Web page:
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Swine Flu (Novel Influenza A H1N1) Vaccine Study

2014-08-27 03:19:12 | BioPortfolio

Summary

In the first half of this year a novel Influenza A H1N1 virus has resulted in an influenza pandemic. The United Kingdom has seen a particularly high incidence of disease. The highest rates of disease are being seen in young children. In anticipation of an influenza pandemic two vaccine manufacturers, Baxter and GlaxoSmithKline, have gained marketing authorization approval from the European Medicines Agency (EMEA) for a pandemic strain vaccine under the "mockup" dossier route based on limited clinical trial data for a candidate H5N1 vaccine. This "mockup" dossier route for pandemic influenza vaccines allows the submission of a core pandemic dossier during the interpandemic period, which results in the approval of a mockup pandemic vaccine. This is followed by a fast track approval of the pandemic vaccine based on the submission of the pandemic variation when the situation arises. The Baxter and GlaxoSmithKline vaccines have now been modified to cover the novel influenza A H1N1 strain.

Given the high rates of swine flu disease in children, this age group is likely to particularly benefit from immunization against this virus, however there are few data on the use of these vaccines in a pediatric population. The proposed study therefore aims to assess the immunogenicity, safety, and tolerability of these two H1N1 vaccines when administered as two doses three weeks apart to children aged 6 months to 12 years of age.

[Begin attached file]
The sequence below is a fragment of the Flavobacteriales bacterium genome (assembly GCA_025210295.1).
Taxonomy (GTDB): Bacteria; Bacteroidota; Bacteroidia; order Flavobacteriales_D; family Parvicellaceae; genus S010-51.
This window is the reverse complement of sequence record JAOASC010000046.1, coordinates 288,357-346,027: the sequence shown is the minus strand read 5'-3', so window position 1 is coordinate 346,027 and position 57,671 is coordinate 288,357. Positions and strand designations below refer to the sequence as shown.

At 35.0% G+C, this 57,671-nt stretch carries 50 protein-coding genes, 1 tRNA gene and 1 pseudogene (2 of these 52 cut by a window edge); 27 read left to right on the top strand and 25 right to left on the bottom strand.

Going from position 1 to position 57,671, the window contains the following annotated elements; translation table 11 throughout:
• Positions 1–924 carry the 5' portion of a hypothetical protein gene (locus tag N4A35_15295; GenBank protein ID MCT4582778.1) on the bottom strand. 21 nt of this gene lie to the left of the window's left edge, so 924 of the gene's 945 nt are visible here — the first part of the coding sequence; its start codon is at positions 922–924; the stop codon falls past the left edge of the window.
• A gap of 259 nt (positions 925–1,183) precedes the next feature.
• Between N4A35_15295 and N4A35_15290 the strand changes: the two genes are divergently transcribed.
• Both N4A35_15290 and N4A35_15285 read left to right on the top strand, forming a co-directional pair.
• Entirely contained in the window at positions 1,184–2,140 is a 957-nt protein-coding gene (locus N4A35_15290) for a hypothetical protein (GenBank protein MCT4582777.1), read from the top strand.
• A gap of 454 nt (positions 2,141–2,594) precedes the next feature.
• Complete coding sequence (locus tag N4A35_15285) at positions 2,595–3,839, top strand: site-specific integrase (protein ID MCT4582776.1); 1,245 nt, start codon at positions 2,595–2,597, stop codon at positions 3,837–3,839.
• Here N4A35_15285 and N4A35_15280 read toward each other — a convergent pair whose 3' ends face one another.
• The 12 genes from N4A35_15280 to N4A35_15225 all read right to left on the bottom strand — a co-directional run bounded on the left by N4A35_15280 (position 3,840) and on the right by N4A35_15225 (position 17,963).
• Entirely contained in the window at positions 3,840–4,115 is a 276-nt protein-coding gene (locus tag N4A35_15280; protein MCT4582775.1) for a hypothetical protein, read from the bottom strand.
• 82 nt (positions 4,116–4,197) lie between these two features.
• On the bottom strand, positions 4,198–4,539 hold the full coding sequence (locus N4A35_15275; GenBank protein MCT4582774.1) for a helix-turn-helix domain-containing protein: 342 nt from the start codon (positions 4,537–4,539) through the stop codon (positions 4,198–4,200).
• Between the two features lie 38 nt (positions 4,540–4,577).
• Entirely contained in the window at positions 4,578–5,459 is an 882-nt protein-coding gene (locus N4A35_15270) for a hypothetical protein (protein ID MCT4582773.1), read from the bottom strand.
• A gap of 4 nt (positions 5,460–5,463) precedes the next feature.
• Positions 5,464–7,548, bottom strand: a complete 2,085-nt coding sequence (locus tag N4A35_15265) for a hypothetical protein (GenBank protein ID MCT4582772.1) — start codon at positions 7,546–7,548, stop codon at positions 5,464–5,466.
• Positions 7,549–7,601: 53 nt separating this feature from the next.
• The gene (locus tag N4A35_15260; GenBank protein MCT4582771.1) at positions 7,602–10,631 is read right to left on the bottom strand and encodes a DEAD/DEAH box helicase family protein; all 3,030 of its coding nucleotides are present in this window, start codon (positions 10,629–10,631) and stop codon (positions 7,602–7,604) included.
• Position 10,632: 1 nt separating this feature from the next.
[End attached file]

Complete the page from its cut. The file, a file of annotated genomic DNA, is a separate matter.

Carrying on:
Description

The study will be an open label, randomised, parallel group, multicentre clinical trial conducted by a consortium of the leading paediatric vaccine research units in the United Kingdom. The study will recruit healthy children 6 months to 12 years of age. Children with previously laboratory confirmed infection with swine flu will be excluded, as will those that have received a treatment course of oseltamivir. Children with immune deficiencies and egg allergy will also be excluded.

The study will be conducted as a collaboration between the Health Protection Agency and the following study recruitment sites: Oxford Vaccine Group (OVG), Bristol Children's Vaccine Centre (BCVC), the Royal Devon and Exeter Hospital, St George's Vaccine Institute (SGVI) and the University of Southampton Wellcome Trust Clinical Research Facility (USWTCRF). Families in the area of these research sites will be notified of the study by methods including print and electronic media, posters and direct mail out via the child health computer departments. The study visits themselves will be conducted in locations such as hospital outpatients, GP surgeries, or schools. General practitioners will be informed of the study and all immunisations administered during the study, as will the relevant child health computer department.

Participants will be randomised on 1:1 basis to receive 2 doses of either of the H1N1 influenza vaccines being studied. These vaccines will be given 2-3 weeks apart and the blood tests will be taken at baseline and around 3 weeks after completion of the 2 dose immunisation course. If at the start of the trial there is clinical data or a recommendation from JCVI that supports the use of a half dose of either vaccine in children under 3 years of age, this will be used for this age group and the ethics committee will be informed of this change.